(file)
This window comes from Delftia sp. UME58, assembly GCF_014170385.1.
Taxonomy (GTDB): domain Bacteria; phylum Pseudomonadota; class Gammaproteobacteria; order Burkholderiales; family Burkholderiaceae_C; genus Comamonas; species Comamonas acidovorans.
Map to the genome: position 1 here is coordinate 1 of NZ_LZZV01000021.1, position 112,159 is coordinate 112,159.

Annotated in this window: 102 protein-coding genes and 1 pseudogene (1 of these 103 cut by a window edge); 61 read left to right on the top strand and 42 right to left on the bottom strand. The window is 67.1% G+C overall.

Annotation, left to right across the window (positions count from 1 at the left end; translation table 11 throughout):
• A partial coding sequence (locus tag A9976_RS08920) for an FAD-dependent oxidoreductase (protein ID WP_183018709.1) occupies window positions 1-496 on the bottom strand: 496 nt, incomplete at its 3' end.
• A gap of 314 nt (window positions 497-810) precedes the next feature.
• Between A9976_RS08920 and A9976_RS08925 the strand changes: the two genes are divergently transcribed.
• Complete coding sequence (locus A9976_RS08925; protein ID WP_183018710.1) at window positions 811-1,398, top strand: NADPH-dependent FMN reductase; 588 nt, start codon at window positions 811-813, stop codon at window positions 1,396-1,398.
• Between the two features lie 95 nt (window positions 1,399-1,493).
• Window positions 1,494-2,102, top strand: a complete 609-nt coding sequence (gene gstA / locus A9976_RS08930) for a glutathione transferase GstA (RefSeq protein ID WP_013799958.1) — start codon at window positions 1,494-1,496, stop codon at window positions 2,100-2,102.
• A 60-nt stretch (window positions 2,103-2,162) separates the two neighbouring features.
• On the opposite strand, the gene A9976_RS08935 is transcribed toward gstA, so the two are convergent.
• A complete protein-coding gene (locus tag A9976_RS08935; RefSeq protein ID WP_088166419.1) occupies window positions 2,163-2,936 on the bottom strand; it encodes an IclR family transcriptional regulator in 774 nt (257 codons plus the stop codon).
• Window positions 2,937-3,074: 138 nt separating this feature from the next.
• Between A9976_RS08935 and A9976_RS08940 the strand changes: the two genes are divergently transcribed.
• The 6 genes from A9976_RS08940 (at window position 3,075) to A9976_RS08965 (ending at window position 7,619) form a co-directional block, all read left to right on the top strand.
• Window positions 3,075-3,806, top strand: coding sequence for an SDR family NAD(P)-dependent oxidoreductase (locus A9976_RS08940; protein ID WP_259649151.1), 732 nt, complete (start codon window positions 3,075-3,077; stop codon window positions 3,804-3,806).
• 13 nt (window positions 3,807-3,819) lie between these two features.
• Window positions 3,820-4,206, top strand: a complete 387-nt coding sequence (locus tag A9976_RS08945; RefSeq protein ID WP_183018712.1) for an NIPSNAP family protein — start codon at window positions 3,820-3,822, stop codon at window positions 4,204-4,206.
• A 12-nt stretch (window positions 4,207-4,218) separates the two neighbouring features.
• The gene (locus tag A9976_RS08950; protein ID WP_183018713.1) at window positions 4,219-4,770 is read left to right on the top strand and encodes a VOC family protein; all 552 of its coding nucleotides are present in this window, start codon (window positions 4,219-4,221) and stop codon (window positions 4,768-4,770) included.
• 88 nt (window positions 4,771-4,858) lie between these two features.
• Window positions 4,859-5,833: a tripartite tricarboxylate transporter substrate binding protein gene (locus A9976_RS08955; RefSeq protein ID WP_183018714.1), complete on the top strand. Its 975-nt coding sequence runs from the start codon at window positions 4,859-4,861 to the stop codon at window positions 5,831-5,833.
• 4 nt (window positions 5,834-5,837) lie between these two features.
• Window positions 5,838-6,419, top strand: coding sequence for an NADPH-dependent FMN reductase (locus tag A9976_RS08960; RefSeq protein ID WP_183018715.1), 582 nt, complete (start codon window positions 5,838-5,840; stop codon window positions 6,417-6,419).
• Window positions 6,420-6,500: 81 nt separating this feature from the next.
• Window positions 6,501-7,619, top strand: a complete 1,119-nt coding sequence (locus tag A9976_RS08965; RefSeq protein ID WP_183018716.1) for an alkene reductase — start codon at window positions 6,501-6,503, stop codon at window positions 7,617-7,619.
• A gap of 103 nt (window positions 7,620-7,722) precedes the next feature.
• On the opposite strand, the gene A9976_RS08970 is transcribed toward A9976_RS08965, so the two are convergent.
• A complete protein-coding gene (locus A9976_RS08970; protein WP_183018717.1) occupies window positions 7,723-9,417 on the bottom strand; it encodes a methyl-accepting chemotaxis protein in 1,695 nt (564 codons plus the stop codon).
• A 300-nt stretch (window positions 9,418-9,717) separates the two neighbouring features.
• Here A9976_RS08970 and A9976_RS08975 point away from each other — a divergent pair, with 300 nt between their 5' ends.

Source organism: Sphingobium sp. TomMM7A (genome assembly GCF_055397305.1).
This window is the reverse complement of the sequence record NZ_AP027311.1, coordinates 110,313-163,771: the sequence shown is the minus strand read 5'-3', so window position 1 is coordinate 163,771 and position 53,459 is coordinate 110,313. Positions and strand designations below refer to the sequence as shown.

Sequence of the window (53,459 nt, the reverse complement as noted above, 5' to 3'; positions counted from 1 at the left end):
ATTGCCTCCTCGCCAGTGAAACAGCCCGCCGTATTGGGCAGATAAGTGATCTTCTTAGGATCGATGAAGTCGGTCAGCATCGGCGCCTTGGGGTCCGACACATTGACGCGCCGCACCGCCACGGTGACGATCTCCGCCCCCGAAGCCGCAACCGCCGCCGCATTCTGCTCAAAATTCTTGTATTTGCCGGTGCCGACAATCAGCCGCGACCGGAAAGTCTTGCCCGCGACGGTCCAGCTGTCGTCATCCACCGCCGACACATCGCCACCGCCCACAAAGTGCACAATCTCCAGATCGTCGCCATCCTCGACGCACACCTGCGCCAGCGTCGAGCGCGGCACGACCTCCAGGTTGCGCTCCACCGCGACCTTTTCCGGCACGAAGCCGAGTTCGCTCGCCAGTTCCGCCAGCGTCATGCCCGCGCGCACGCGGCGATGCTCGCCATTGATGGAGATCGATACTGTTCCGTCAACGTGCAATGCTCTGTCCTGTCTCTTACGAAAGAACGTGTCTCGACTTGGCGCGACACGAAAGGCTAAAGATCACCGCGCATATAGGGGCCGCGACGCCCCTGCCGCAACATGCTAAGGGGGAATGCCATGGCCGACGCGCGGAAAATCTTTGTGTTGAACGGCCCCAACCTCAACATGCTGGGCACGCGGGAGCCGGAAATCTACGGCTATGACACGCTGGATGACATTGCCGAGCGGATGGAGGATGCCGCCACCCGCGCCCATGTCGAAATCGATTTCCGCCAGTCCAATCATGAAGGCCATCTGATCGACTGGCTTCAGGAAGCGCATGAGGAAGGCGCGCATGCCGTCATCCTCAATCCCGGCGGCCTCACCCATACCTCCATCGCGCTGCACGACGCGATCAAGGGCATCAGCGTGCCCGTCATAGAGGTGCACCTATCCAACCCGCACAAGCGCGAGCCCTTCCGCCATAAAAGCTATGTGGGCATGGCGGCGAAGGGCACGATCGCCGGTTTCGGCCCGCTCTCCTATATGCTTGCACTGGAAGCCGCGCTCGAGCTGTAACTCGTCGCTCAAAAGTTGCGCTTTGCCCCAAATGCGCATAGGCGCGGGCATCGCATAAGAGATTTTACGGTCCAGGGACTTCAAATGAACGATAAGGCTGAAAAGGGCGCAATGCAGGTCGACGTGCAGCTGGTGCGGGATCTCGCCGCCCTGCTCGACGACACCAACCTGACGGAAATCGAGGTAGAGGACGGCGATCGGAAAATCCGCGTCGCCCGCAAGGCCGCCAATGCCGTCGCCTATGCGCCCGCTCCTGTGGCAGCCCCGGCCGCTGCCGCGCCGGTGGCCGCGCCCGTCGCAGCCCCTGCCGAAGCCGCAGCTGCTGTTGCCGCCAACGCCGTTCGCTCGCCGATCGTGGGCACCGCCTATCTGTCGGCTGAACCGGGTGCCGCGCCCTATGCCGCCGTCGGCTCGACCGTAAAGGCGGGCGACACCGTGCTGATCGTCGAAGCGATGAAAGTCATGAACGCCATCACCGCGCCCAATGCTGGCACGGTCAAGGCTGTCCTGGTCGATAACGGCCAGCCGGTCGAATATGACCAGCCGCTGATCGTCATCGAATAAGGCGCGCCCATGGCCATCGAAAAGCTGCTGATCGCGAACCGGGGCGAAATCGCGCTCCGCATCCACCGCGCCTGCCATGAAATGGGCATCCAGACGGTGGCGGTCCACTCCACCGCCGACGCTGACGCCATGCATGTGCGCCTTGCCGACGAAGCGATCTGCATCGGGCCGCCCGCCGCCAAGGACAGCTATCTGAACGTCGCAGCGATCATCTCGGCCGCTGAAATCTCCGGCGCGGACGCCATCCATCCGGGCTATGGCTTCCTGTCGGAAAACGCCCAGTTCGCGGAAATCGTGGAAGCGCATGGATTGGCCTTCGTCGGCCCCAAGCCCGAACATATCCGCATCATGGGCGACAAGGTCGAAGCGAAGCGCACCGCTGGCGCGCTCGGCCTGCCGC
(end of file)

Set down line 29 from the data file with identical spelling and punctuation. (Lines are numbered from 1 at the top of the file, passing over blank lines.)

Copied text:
• A gap of 103 nt (window positions 7,620-7,722) precedes the next feature.